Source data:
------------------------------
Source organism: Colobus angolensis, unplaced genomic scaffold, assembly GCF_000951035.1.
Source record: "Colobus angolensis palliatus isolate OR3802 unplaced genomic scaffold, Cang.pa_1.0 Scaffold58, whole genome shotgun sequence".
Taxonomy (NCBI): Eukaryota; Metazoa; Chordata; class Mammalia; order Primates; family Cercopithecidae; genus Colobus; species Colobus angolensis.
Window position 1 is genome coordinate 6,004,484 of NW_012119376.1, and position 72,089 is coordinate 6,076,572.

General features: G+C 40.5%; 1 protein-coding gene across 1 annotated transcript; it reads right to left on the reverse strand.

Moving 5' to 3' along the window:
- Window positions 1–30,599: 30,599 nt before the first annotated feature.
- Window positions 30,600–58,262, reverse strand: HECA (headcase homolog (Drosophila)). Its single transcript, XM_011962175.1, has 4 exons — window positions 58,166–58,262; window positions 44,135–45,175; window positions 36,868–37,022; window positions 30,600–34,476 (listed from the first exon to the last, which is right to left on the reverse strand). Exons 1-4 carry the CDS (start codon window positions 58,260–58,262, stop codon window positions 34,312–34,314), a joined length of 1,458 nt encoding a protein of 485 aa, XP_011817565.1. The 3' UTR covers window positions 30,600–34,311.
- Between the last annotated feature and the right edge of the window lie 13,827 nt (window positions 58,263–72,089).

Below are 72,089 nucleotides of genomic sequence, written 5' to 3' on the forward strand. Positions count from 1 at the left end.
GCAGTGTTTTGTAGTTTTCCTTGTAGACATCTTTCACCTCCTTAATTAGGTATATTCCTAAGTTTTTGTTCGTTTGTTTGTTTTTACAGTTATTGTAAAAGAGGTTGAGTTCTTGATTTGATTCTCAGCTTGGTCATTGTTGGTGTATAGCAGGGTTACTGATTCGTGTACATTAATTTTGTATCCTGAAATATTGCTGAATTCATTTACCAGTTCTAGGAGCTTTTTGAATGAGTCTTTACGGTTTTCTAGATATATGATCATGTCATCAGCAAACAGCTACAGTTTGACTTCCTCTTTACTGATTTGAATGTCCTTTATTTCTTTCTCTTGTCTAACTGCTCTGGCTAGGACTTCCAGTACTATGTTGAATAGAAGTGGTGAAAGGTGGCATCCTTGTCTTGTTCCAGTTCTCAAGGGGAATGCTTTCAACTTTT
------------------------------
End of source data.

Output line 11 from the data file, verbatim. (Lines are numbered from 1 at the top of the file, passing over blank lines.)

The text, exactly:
GCAGTGTTTTGTAGTTTTCCTTGTAGACATCTTTCACCTCCTTAATTAGGTATATTCCTAAGTTTTTGTTCGTTTGTTTGTTTTTACAGTTATTGTAAAAGAGGTTGAGTTCTTGATTTGATTCTCAGCTTGGTCATTGTTGGTGTATAGCAGGGTTACTGATTCGTGTACATTAATTTTGTATCCTGAAATATTGCTGAATTCATTTACCAGTTCTAGGAGCTTTTTGAATGAGTCTTTACGGTTTTCTAGATATATGATCATGTCATCAGCAAACAGCTACAGTTTGACTTCCTCTTTACTGATTTGAATGTCCTTTATTTCTTTCTCTTGTCTAACTGCTCTGGCTAGGACTTCCAGTACTATGTTGAATAGAAGTGGTGAAAGGTGGCATCCTTGTCTTGTTCCAGTTCTCAAGGGGAATGCTTTCAACTTTT